which sociological theoretical framework is being used to examine the institution of sports? what level of sociology does the theoretical framework use? this theory directs our attention that throughout history men have dominated the world of sports. for example, the first modern olympic games, held in 1896, barred women from competition. throughout most of the twentieth century, little league teams barred girls based on traditional ideas that girls and women lack the strength to play sports and risk losing their femininity if they do. both the olympics and the little league are now open to females as well as males, but even today, our society still encourages men to become athletes while expecting women to be attentive observers and cheerleaders. at the college level, men’s athletics attracts a greater amount of attention and resources compared to women’s athletics, and men greatly outnumber women as coaches, even in women’s sports (welch & sigelman, 2007). at the professional level, women also take a back seat to men, particularly in sports with the most earning power and social prestige.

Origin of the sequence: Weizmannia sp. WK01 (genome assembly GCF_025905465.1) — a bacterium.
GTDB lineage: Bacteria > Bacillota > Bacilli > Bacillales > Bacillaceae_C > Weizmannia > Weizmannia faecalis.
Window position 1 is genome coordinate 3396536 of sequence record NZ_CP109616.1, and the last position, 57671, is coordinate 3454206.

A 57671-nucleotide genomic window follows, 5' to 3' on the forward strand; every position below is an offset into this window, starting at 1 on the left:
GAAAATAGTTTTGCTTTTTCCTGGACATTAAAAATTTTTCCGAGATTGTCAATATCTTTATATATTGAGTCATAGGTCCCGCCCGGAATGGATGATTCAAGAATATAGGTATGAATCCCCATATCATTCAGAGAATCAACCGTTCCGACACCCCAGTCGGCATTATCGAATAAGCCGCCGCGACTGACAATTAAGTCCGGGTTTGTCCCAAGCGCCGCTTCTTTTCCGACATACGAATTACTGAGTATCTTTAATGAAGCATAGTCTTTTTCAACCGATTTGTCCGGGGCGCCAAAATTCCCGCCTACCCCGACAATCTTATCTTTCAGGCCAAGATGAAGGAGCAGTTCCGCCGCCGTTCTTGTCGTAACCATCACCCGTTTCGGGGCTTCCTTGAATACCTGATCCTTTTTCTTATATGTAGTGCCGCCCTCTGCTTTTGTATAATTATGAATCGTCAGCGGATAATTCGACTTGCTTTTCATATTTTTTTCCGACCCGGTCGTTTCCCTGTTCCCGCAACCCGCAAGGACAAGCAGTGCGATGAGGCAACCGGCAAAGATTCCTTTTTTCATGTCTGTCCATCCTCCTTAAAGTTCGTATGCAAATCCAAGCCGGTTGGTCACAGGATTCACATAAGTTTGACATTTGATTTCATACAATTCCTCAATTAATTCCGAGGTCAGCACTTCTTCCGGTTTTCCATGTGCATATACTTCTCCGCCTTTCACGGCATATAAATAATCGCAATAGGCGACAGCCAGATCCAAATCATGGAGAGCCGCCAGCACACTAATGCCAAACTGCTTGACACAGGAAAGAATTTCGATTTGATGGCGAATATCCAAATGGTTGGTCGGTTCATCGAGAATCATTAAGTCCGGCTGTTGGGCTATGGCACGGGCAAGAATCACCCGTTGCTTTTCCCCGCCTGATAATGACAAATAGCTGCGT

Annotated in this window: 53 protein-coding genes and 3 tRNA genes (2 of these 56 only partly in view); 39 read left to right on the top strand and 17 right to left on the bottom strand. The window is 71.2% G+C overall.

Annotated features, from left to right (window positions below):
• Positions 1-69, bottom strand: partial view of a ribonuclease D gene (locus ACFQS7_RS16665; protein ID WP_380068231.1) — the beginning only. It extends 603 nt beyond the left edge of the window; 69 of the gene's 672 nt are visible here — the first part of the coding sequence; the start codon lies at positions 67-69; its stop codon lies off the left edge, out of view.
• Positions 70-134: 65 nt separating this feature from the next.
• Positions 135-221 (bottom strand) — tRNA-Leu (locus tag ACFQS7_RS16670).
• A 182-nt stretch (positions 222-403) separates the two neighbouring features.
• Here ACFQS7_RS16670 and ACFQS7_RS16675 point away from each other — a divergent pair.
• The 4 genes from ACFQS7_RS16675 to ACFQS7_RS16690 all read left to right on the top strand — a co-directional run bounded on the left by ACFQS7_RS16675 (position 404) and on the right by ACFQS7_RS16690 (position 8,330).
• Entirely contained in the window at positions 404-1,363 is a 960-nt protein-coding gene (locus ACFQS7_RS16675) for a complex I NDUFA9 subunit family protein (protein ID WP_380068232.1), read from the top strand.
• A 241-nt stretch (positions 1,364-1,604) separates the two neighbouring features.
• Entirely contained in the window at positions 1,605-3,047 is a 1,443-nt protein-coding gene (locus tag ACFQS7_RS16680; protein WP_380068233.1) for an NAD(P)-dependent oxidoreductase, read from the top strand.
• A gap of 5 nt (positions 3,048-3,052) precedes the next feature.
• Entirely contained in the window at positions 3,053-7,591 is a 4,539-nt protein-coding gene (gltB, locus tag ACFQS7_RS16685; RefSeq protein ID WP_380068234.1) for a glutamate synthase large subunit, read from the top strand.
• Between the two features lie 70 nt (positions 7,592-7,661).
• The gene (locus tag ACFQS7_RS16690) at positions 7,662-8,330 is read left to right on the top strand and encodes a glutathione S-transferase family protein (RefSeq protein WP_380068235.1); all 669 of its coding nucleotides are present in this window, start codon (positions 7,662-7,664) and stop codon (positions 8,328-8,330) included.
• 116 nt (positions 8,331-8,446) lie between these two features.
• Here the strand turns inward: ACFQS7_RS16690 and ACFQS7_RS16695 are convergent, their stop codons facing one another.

Functionalism Conflict Theory
The feminist theory challenges the aspects of sports that systematically privilege's men over women. According to the researches done in the past, sporting activities was primarily grounded in the values and experiences of men with power and influence. The feminism theory came into existence to expose and transform oppressive forms of sexism and homophobia in sports. It asserts that sports can be used to empower women in our societies.
The level of sociology used by the feminism theory is macrosociology that focusses on the cultures, norms, values in the society. The cultural aspects undermine women's participation in the sporting activities due to their femininity. It integrates the use of microsociology in the gender sporting issues by focusing on the existing beliefs, perceptions that hinder women from participating in the sports and athletes.